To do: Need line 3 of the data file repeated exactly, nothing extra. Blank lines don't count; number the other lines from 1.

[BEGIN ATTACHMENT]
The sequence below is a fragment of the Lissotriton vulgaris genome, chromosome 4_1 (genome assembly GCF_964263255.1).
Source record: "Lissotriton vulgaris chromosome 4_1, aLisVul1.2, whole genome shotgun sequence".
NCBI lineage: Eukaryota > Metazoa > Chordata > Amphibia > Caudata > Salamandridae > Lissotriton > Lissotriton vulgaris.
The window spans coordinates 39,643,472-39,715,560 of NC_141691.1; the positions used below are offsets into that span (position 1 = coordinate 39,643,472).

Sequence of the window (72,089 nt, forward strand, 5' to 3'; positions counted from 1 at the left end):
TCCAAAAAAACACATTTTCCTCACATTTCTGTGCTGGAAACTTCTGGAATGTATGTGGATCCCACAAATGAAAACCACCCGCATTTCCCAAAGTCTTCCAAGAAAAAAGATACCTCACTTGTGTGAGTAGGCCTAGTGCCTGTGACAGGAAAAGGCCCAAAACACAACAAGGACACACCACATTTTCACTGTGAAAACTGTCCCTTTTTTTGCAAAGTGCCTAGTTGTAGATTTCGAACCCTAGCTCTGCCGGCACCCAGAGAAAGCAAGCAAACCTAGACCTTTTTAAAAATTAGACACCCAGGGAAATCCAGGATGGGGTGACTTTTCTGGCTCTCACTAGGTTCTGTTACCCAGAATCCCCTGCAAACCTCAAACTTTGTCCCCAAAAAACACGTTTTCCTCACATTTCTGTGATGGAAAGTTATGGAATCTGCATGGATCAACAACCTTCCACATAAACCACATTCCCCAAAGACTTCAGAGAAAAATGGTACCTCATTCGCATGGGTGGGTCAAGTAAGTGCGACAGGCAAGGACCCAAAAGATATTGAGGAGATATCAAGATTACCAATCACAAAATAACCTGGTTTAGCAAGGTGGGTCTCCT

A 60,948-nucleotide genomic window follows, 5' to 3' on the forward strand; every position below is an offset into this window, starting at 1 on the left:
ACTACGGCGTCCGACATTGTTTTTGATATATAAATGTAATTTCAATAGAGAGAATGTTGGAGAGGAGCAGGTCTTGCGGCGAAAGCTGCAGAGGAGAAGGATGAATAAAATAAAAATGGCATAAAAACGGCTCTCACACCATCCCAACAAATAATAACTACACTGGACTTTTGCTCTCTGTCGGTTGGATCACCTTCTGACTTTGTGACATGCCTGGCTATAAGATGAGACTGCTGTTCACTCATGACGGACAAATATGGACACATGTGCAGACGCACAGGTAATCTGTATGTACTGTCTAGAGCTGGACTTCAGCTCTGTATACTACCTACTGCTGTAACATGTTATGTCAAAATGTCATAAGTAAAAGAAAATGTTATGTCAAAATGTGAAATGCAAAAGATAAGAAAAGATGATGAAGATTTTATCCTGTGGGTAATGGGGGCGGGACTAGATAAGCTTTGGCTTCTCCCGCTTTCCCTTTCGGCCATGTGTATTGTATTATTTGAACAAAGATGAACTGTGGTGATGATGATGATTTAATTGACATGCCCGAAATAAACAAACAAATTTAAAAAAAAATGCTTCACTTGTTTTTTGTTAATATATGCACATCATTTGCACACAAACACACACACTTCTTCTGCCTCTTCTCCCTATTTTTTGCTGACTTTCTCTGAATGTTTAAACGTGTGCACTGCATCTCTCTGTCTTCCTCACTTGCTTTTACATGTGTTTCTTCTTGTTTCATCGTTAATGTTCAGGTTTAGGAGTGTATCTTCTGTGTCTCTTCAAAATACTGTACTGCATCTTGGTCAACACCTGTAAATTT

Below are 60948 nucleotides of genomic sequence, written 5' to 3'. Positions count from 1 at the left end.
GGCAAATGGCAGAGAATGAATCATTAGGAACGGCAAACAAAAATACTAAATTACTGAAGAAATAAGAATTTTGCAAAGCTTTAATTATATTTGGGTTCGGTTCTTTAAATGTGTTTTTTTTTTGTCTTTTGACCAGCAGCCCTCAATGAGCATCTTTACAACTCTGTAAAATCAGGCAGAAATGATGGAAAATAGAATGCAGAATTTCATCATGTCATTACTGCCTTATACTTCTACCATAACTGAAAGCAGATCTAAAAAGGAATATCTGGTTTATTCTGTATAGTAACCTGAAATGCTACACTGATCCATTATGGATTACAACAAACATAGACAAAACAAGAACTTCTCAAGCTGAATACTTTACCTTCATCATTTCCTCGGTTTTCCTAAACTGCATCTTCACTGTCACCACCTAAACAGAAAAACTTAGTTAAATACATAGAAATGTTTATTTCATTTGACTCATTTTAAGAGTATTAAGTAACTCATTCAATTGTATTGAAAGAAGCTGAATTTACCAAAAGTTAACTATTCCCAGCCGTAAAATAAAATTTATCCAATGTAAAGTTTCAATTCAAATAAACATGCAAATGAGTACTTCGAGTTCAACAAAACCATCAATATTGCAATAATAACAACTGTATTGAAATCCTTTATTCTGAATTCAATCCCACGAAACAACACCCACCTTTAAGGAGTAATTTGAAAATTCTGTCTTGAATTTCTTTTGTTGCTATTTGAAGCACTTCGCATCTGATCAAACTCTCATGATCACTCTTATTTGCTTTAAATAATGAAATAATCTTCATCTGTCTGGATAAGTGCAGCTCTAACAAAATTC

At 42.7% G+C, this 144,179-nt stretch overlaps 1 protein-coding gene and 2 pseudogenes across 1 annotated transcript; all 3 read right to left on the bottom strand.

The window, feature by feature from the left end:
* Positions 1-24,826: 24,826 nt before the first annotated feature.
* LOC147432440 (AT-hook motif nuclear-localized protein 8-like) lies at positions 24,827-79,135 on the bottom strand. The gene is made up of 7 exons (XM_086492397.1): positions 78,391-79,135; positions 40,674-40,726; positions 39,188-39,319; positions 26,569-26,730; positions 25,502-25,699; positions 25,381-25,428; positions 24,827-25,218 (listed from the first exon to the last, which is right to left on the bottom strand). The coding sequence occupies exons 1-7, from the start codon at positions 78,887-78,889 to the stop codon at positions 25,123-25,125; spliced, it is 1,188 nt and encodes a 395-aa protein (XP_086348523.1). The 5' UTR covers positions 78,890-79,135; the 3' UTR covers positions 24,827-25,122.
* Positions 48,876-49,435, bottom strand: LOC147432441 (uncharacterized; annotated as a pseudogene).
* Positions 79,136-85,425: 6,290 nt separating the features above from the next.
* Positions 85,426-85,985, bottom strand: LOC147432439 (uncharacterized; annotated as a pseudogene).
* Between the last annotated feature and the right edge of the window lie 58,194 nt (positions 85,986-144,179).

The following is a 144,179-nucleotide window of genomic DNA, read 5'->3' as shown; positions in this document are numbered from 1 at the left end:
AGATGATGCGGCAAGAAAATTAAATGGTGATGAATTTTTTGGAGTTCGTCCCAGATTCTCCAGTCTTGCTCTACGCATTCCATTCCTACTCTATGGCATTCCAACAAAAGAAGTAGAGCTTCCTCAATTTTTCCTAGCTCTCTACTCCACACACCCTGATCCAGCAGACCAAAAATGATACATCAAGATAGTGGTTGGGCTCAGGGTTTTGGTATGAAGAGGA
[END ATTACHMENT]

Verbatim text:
NCBI lineage: Eukaryota > Metazoa > Chordata > Amphibia > Caudata > Salamandridae > Lissotriton > Lissotriton vulgaris.